By The Business Review (Albany)

Home heating oil, hot tubs, swimming pools, some lamps and the office water cooler all will soon have to become more energy-efficient and environmentally friendly.

New York Gov. David Paterson signed such requirements into law this week, along with 47 other bills. He vetoed seven bills (for a complete list, go to

One of the new laws slashes the amount of sulfur allowed in fuel oil used in residences and businesses. New York state is the largest consumer of heating oil in the nation, according to the billâ¿¿s sponsors.

The law applies to No. 2 heating oil, which can be used in homes or at commercial and industrial sites. The law kicks in on July 1, 2012, for the start of the 2012-13 heating season.

By that time, any No. 2 heating oil companies sell must contain no more than 15 parts per million of sulfur. The current average sulfur content is 2,000 parts per million; under previous state law, it could be as high as 10,000 parts per million.

The bill⿿s sponsors argued that home heating oil can be put through the same refining process that a lot of diesel fuel is put through, making it ⿿inexpensive⿝ to cut down on heating oil⿿s sulfur content. Sponsors also said sulfur build-up reduces efficiency of heating systems.

⿿This brings heating oil into the 21st century,⿝ said Ken Ray, president of John Ray & Sons Inc., a heating oil and fuel distributor based in Troy.

Heating oil is the same as what⿿s called ⿿off-road⿝ diesel fuel, used to power objects such as excavators and generators. But sulfur regulations were enforced on off-road diesel a few years ago⿿forcing Ray to buy more trucks to handle what had become separate products that could not be mixed together.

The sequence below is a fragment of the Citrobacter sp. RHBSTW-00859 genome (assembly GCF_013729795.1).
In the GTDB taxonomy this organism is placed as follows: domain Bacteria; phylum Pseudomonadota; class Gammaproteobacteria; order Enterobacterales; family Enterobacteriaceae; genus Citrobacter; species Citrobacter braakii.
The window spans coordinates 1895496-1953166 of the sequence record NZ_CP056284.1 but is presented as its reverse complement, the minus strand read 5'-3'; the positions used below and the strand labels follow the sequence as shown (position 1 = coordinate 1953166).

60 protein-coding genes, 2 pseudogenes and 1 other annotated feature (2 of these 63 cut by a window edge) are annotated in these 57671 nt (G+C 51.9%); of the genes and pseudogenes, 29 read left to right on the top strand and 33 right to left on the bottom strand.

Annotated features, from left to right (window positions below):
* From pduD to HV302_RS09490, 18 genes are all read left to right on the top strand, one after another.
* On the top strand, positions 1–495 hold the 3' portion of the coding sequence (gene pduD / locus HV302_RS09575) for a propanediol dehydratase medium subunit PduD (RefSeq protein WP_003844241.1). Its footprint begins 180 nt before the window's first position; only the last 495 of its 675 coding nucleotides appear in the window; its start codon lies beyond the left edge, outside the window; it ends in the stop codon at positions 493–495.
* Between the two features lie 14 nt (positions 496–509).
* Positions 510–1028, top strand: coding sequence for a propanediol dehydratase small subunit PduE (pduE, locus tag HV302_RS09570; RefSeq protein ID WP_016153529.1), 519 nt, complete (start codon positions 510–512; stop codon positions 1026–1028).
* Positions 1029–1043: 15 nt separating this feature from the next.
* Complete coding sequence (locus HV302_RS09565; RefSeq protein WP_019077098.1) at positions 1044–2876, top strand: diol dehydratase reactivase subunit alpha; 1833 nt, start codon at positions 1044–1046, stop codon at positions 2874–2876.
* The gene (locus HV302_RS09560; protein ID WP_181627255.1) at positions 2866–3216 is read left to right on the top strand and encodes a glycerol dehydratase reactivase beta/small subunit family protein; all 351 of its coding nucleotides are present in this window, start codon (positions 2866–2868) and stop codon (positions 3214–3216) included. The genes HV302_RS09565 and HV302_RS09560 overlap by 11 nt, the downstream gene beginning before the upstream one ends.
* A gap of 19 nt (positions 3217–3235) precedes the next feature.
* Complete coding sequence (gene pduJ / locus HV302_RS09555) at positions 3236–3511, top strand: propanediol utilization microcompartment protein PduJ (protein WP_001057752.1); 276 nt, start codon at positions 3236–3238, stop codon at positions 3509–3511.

Now, heating oil has the same sulfur standard as off-road diesel, enabling Ray, with 65 employees, to cut down on transportation costs.

The bill passed 115-25 in the Assembly and on a party-line 32-29 vote in the Senate. Many Republicans in the Senate cited concerns the new sulfur standard requirement would lead to increased costs that would ultimately be passed on to consumers.

The oil industry split on the bill. Groups such as the Oil Heat Manufacturers Association supported it, while ConocoPhillips (NYSE: COP) and Hess Corp. (NYSE: HES) opposed it.

Ray said consumers will pay more for the low-sulfur heating oil.

⿿It⿿s not significant; it⿿s a few percent more. And as they produce more low-sulfur fuel, like anything, the economies of scale will help reduce cost,⿝ Ray said. ⿿We welcome it.⿝

Paterson urged legislators to pass a bill to make the new low-sulfur heating oil tax-exempt. Currently, Paterson said, the state Department of Taxation and Finance views the low-sulfur fuel as a form of what⿿s called ⿿enhanced diesel fuel,⿝ which is subject to a tax of 40 cents per gallon.

In addition, another bill Paterson signed into law makes a range of products subject to efficiency standards that the state Department of State will set by yearâ¿¿s end, in consultation with the New York State Energy Research and Development Authority (NYSERDA).

The Department of State now has the ability to test, certify and enforce efficiency standards on water coolers, some lamps, residential pool pumps and hot tubs. The bill passed in bipartisan votes in the Assembly (104-29) and the Senate (56-5).

Copyright 2010 American City Business Journals

Copyright 2010